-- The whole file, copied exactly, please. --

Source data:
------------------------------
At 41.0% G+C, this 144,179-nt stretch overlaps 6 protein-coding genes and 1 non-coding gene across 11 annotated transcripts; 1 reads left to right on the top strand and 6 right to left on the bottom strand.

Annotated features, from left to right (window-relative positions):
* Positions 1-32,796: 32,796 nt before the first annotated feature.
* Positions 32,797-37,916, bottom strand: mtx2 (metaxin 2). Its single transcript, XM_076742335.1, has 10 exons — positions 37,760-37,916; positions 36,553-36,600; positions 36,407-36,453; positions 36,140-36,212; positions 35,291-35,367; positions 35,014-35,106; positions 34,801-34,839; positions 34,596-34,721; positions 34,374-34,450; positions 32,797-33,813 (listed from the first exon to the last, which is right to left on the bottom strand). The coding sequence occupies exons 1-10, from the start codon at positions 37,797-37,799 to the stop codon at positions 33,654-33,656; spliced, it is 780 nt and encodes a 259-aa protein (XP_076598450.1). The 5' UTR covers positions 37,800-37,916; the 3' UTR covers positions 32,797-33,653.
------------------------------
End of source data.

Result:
At 41.0% G+C, this 144,179-nt stretch overlaps 6 protein-coding genes and 1 non-coding gene across 11 annotated transcripts; 1 reads left to right on the top strand and 6 right to left on the bottom strand.

Annotated features, from left to right (window-relative positions):
* Positions 1-32,796: 32,796 nt before the first annotated feature.
* Positions 32,797-37,916, bottom strand: mtx2 (metaxin 2). Its single transcript, XM_076742335.1, has 10 exons — positions 37,760-37,916; positions 36,553-36,600; positions 36,407-36,453; positions 36,140-36,212; positions 35,291-35,367; positions 35,014-35,106; positions 34,801-34,839; positions 34,596-34,721; positions 34,374-34,450; positions 32,797-33,813 (listed from the first exon to the last, which is right to left on the bottom strand). The coding sequence occupies exons 1-10, from the start codon at positions 37,797-37,799 to the stop codon at positions 33,654-33,656; spliced, it is 780 nt and encodes a 259-aa protein (XP_076598450.1). The 5' UTR covers positions 37,800-37,916; the 3' UTR covers positions 32,797-33,653.